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J Gen Intern Med. Dec 2003; 18(12): 977–983.
PMCID: PMC1494961

Misperceptions About β-Blockers and Diuretics

A National Survey of Primary Care Physicians
Peter A Ubel, MD,1,2,3 Christopher Jepson, PhD,4 and David A Asch, MD, MBA4,5,6

Abstract

BACKGROUND

Based on a series of clinical trials showing no difference in the effectiveness or tolerability of most major classes of antihypertensive medications, the Joint National Commission on High Blood Pressure Treatment recommends that physicians prescribe β-blockers or diuretics as initial hypertensive therapy unless there are compelling indications for another type of medication. Nevertheless, many physicians continue to favor more expensive medications like angiotensin-converting enzyme (ACE) inhibitors and calcium channel blockers as first line agents. The persistent use of these agents raises questions as to whether physicians perceive ACE inhibitors and calcium channel blockers to be better than β-blockers and diuretics.

METHODS

We surveyed 1,200 primary care physicians in 1997, and another 500 primary care physicians in 2000, and asked them to estimate the relative effectiveness and side effects of 4 classes of medication in treating a hypothetical patient with uncomplicated hypertension: ACE inhibitors, β-blockers, calcium channel blockers, and diuretics. In addition, we asked them to indicate whether they ever provided free samples of hypertension medications to their patients.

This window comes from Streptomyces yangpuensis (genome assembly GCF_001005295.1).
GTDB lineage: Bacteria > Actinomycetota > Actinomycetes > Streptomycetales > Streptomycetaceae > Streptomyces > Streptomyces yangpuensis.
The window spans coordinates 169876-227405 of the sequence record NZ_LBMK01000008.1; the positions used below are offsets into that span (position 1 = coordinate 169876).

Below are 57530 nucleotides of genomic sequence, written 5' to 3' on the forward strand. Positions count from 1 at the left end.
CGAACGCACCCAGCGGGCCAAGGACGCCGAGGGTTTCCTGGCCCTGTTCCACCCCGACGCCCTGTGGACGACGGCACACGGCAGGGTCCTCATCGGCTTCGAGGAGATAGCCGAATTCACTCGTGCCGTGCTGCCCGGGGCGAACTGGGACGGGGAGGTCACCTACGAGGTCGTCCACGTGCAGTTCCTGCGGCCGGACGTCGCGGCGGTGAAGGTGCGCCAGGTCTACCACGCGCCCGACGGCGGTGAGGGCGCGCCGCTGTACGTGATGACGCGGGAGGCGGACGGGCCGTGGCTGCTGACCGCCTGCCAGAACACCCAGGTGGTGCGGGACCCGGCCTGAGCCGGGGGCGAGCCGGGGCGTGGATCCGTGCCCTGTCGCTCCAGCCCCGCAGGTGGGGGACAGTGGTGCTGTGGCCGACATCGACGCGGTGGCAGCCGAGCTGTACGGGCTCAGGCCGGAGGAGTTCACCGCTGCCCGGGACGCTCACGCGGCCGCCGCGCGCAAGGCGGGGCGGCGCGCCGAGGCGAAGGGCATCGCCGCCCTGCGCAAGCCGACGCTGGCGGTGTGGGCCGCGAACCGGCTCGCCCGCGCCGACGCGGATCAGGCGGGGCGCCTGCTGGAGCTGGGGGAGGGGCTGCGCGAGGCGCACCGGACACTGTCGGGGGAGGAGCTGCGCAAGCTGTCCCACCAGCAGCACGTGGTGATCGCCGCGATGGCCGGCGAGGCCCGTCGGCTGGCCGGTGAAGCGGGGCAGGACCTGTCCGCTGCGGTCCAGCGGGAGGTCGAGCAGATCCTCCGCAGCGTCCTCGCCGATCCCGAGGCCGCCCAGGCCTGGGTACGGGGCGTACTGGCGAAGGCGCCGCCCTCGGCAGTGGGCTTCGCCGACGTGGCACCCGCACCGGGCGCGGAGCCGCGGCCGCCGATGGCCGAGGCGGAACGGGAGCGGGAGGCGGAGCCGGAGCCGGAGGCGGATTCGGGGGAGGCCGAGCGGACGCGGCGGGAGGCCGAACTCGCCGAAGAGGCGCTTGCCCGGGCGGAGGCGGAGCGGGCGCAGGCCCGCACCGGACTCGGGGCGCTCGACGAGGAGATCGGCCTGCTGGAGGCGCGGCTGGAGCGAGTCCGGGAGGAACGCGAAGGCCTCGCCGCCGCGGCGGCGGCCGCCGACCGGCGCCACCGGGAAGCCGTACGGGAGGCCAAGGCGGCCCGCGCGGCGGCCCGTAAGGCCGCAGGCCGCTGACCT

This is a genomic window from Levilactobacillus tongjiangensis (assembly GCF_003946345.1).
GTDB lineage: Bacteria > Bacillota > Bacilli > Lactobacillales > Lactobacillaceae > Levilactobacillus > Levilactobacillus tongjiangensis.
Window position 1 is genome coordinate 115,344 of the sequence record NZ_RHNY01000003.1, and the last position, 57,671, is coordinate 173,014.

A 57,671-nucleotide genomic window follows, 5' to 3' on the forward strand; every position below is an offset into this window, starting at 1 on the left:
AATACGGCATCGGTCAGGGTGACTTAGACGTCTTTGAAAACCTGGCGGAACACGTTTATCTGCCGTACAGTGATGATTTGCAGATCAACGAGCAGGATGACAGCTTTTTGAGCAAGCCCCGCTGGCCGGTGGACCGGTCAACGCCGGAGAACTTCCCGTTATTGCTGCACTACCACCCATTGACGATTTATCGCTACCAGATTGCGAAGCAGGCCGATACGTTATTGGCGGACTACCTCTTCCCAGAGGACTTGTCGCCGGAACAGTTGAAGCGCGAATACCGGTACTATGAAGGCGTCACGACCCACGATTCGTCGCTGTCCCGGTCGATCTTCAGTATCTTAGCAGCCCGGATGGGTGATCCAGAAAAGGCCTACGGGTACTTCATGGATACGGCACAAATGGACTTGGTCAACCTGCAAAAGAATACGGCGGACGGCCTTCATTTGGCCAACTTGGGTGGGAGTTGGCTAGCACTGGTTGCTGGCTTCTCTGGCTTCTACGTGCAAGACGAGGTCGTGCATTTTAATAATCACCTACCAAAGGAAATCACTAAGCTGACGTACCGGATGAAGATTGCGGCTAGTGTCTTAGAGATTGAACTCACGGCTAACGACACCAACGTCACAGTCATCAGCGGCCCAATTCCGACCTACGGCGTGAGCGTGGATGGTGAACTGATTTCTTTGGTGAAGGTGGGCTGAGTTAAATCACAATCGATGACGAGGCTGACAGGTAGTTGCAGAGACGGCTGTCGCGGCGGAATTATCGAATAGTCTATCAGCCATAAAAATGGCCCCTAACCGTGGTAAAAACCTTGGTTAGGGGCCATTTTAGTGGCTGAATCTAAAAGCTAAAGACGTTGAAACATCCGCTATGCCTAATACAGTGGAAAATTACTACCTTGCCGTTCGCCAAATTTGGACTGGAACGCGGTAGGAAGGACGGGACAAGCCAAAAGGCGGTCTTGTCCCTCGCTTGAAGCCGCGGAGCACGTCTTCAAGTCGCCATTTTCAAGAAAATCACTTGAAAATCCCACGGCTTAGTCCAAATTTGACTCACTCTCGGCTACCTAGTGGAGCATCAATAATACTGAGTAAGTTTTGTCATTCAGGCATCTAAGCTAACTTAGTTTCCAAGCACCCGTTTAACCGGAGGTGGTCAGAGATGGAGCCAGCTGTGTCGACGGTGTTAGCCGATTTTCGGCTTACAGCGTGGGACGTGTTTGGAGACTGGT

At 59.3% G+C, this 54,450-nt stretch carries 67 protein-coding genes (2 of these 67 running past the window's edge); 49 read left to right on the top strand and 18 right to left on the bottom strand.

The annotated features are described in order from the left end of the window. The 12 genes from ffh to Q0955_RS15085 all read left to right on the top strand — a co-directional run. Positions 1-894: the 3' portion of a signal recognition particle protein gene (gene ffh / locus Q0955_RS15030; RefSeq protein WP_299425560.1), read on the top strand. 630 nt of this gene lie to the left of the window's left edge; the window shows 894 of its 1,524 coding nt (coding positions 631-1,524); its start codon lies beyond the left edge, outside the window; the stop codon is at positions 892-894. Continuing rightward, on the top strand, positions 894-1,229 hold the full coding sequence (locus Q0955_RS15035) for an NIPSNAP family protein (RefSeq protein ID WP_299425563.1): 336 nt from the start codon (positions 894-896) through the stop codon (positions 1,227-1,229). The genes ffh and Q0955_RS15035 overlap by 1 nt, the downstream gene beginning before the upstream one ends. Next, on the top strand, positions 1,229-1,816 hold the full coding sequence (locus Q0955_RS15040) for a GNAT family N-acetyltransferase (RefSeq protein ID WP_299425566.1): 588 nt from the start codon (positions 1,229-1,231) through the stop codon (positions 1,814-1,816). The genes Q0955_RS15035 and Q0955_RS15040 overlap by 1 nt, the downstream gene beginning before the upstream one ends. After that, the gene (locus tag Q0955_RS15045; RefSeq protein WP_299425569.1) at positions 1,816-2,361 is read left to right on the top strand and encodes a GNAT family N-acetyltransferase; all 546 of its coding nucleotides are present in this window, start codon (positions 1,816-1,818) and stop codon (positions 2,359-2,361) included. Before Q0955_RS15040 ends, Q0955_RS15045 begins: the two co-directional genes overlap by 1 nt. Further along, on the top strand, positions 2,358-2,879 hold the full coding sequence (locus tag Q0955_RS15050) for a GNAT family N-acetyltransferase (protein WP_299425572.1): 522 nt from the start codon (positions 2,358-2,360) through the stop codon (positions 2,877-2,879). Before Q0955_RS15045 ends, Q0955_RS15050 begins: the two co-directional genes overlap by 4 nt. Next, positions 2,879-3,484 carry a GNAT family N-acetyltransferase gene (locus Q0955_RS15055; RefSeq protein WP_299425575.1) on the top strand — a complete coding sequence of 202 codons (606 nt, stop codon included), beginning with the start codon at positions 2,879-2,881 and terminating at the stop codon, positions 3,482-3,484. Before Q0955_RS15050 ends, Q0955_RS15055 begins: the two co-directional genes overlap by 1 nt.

RESULTS

Perceptions of the relative effectiveness and side effects of the 4 classes of hypertension medications did not significantly change over the 3 years, nor did prescription recommendations. Physicians perceive that diuretics are less effective at lowering blood pressure than the other 3 classes (P < .001). They also perceive that β-blockers are less tolerated than the other 3 classes (P < .001). In a multivariate model, perceptions of effectiveness and tolerability displayed significant associations with prescription preference independent of background variables. The only other variable to contribute significantly to the model was provision of free medication samples to patients.

CONCLUSIONS

Despite numerous clinical trials showing no difference in the effectiveness or side-effect profiles of these 4 classes of drugs, most physicians believed that diuretics were less effective and β-blockers were less tolerated than other medications. Moreover, their prescription practices were associated with their provision of free samples provided by pharmaceutical representatives, even after adjusting for other demographic characteristics. Efforts to increase physicians' prescribing of β-blockers and diuretics may need to be directed at overcoming misunderstandings about the effectiveness and tolerability of these medicines.

Keywords: hypertension treatment, physician survey, pharmaceutical promotion

Beta blockers and diuretics are inexpensive, effective, and well-tolerated antihypertensive medications. They are recommended as first line agents for the treatment of uncomplicated hypertension by the Joint National Committee on Prevention, Detection, Evaluation, and Treatment of High Blood Pressure.1 A number of randomized controlled trials have shown that β-blockers and diuretics are as effective at lowering blood pressure as newer, more expensive agents such as angiotensin-converting enzyme (ACE) inhibitors and calcium channel blockers.26 Moreover, a number of randomized controlled trials show that β-blockers and diuretics are equally tolerated or better tolerated than ACE inhibitors or calcium channel blockers.24,79 Yet the use of β-blockers and diuretics has declined steadily in the past 15 years in favor of these newer and more expensive medicines.10,11